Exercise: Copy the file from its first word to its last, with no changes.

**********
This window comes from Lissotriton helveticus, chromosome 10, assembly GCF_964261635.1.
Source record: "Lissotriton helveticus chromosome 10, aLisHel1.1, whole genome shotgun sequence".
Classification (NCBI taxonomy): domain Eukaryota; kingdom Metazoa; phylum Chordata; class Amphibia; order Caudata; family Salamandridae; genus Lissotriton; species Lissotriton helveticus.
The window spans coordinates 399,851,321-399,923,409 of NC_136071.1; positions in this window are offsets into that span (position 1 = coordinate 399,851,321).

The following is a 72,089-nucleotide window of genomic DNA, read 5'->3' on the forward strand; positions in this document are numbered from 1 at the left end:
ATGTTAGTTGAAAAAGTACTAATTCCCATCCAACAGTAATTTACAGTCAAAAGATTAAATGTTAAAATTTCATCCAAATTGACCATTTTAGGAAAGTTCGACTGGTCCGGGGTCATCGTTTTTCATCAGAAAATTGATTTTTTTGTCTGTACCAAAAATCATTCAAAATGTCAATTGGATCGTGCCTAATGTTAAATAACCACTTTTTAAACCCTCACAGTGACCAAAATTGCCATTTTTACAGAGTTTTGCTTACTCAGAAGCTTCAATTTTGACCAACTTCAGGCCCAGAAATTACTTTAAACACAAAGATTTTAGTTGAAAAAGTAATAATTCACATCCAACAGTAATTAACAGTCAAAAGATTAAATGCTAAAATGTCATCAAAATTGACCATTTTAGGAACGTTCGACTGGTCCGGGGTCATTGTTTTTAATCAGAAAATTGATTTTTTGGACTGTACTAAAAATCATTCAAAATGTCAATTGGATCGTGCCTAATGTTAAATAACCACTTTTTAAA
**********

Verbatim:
This window comes from Lissotriton helveticus, chromosome 10, assembly GCF_964261635.1.
Source record: "Lissotriton helveticus chromosome 10, aLisHel1.1, whole genome shotgun sequence".
Classification (NCBI taxonomy): domain Eukaryota; kingdom Metazoa; phylum Chordata; class Amphibia; order Caudata; family Salamandridae; genus Lissotriton; species Lissotriton helveticus.
The window spans coordinates 399,851,321-399,923,409 of NC_136071.1; positions in this window are offsets into that span (position 1 = coordinate 399,851,321).

The following is a 72,089-nucleotide window of genomic DNA, read 5'->3' on the forward strand; positions in this document are numbered from 1 at the left end:
ATGTTAGTTGAAAAAGTACTAATTCCCATCCAACAGTAATTTACAGTCAAAAGATTAAATGTTAAAATTTCATCCAAATTGACCATTTTAGGAAAGTTCGACTGGTCCGGGGTCATCGTTTTTCATCAGAAAATTGATTTTTTTGTCTGTACCAAAAATCATTCAAAATGTCAATTGGATCGTGCCTAATGTTAAATAACCACTTTTTAAACCCTCACAGTGACCAAAATTGCCATTTTTACAGAGTTTTGCTTACTCAGAAGCTTCAATTTTGACCAACTTCAGGCCCAGAAATTACTTTAAACACAAAGATTTTAGTTGAAAAAGTAATAATTCACATCCAACAGTAATTAACAGTCAAAAGATTAAATGCTAAAATGTCATCAAAATTGACCATTTTAGGAACGTTCGACTGGTCCGGGGTCATTGTTTTTAATCAGAAAATTGATTTTTTGGACTGTACTAAAAATCATTCAAAATGTCAATTGGATCGTGCCTAATGTTAAATAACCACTTTTTAAA